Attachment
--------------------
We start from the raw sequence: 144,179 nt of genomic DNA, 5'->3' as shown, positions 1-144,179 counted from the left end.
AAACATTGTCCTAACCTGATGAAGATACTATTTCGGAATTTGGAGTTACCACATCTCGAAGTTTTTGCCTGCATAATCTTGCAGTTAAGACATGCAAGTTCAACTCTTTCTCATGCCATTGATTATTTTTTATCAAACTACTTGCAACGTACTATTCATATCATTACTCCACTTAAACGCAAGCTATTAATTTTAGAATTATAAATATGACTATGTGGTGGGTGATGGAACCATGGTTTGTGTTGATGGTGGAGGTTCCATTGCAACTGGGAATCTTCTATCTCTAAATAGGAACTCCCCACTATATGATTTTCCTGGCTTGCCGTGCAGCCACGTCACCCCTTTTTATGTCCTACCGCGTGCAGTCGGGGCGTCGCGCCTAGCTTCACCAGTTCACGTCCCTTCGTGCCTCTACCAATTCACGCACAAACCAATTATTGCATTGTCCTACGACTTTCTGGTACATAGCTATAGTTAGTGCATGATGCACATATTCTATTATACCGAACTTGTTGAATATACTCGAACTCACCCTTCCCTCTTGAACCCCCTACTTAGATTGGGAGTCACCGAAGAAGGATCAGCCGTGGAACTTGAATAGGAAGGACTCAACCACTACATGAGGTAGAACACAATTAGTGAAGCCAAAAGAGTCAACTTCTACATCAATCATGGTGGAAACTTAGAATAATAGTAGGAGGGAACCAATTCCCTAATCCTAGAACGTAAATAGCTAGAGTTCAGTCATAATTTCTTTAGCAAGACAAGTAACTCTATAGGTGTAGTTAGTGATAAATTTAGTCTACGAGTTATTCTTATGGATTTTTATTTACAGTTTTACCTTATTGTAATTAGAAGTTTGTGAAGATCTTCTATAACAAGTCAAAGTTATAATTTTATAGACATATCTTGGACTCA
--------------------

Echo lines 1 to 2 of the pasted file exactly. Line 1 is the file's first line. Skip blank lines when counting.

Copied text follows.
We start from the raw sequence: 144,179 nt of genomic DNA, 5'->3' as shown, positions 1-144,179 counted from the left end.
AAACATTGTCCTAACCTGATGAAGATACTATTTCGGAATTTGGAGTTACCACATCTCGAAGTTTTTGCCTGCATAATCTTGCAGTTAAGACATGCAAGTTCAACTCTTTCTCATGCCATTGATTATTTTTTATCAAACTACTTGCAACGTACTATTCATATCATTACTCCACTTAAACGCAAGCTATTAATTTTAGAATTATAAATATGACTATGTGGTGGGTGATGGAACCATGGTTTGTGTTGATGGTGGAGGTTCCATTGCAACTGGGAATCTTCTATCTCTAAATAGGAACTCCCCACTATATGATTTTCCTGGCTTGCCGTGCAGCCACGTCACCCCTTTTTATGTCCTACCGCGTGCAGTCGGGGCGTCGCGCCTAGCTTCACCAGTTCACGTCCCTTCGTGCCTCTACCAATTCACGCACAAACCAATTATTGCATTGTCCTACGACTTTCTGGTACATAGCTATAGTTAGTGCATGATGCACATATTCTATTATACCGAACTTGTTGAATATACTCGAACTCACCCTTCCCTCTTGAACCCCCTACTTAGATTGGGAGTCACCGAAGAAGGATCAGCCGTGGAACTTGAATAGGAAGGACTCAACCACTACATGAGGTAGAACACAATTAGTGAAGCCAAAAGAGTCAACTTCTACATCAATCATGGTGGAAACTTAGAATAATAGTAGGAGGGAACCAATTCCCTAATCCTAGAACGTAAATAGCTAGAGTTCAGTCATAATTTCTTTAGCAAGACAAGTAACTCTATAGGTGTAGTTAGTGATAAATTTAGTCTACGAGTTATTCTTATGGATTTTTATTTACAGTTTTACCTTATTGTAATTAGAAGTTTGTGAAGATCTTCTATAACAAGTCAAAGTTATAATTTTATAGACATATCTTGGACTCA